Apple's 13-year revenue growth streak has come to an end. The company this weekreported its first year-over-year decline in revenue since 2003, down 13 percent in the first quarter of 2016 from the same period last year.
The downswing, which comes almost five years after former CEO and founder Steve Jobs passed away, is fueling some negative perceptions of Apple amidst the realization that companies cannot continue to grow in perpetuity. The reason Apple's improbable period of growth ended is largely the same thing that fueled it for so long: the iPhone.
iPhone sales represent nearly two-thirds of Apple's business, and revenue associated with the company's flagship product declined 18 percent year over year, with 51 million units sold. Apple CEO Tim Cook called the news a "pause in our growth," but he did not say when the company plans to reverse the negative trend. In fact, Apple forecasts that the current quarter, which ends in June, will be another down one.
"There weren't any huge surprises this quarter," because Apple warned investors that revenue would decline going into 2016, and it fell within the company's range of guidance, according to Jan Dawson, chief analyst and founder of Jackdaw Research. "Anyone who reacted very differently to the actual results than they did to the guidance last quarter wasn't really paying attention."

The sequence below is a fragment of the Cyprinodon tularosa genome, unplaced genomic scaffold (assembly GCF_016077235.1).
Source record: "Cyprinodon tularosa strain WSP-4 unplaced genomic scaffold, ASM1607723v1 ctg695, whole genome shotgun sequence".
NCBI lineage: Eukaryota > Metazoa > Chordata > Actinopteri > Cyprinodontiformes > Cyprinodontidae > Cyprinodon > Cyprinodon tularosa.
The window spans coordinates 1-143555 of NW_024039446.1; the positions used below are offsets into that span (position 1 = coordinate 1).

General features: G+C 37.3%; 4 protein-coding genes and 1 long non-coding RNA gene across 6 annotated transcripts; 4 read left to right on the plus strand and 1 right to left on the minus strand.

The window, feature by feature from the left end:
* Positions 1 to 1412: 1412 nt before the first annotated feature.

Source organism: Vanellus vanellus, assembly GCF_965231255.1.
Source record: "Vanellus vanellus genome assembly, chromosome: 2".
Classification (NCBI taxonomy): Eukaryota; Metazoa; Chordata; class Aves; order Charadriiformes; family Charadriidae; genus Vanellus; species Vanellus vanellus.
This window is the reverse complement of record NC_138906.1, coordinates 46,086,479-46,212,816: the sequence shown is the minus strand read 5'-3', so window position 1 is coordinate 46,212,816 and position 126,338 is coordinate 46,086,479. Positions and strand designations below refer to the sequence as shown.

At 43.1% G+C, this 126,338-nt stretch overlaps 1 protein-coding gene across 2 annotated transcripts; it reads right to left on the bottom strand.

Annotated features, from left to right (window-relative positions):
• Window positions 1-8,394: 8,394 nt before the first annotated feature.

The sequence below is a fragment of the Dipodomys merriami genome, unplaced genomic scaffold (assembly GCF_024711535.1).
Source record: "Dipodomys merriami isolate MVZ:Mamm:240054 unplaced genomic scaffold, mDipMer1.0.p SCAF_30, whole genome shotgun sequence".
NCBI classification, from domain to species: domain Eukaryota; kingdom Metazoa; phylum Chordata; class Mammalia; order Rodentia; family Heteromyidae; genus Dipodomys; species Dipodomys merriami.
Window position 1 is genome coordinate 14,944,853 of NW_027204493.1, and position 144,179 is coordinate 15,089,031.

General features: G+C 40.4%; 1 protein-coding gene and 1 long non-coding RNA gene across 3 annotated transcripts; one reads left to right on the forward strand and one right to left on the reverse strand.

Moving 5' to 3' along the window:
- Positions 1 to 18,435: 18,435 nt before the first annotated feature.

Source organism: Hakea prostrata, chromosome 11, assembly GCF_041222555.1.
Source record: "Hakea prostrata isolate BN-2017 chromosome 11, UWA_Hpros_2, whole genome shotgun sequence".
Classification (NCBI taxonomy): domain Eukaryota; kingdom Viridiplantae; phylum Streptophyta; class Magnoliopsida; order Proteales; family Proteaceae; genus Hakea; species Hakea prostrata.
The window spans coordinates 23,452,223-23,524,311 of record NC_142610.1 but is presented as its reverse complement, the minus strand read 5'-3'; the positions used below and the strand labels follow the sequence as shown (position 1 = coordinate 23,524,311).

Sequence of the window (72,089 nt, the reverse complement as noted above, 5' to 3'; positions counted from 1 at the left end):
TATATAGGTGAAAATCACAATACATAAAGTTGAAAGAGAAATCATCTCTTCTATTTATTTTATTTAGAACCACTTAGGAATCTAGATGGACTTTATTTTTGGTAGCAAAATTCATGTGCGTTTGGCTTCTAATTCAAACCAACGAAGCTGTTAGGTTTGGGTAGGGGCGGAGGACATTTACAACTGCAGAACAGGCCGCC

Apple drives important new sources of revenue through services such as Apple Music and its Apple Watch smartwatch, but these businesses are relatively small compared to the iPhone, Dawson says. "iPhone growth is the single most important thing Apple needs to work on — everything else is so much smaller that it's hard to make a dent in overall growth if the iPhone is shrinking."
If Apple is to grow again this year, the yet-to-be-revealed iPhone 7 will have to be a smashing success, according to Dawson. Many analysts have tempered expectations, however, and some already believe it's more likely that Apple will start to sell more iPhones and increase revenue in late 2017.
"The big question longer term is whether [Apple] can return to growth later this year," says Dawson says, who believes it will, because iPhone growth is generally cyclical. "The massive growth Apple experienced over the last 18 months or so was entirely down to the introduction of larger phones, and demand is simply returning to its prior trajectory."
The iPhone also isn't the only culprit behind Apple's down quarter. "The biggest weakness is that it now has three major product lines in categories where there's little growth: smartphones, tablets and computers," Dawson says. "Apple has to take share in the major categories it competes in to return to strong revenue growth."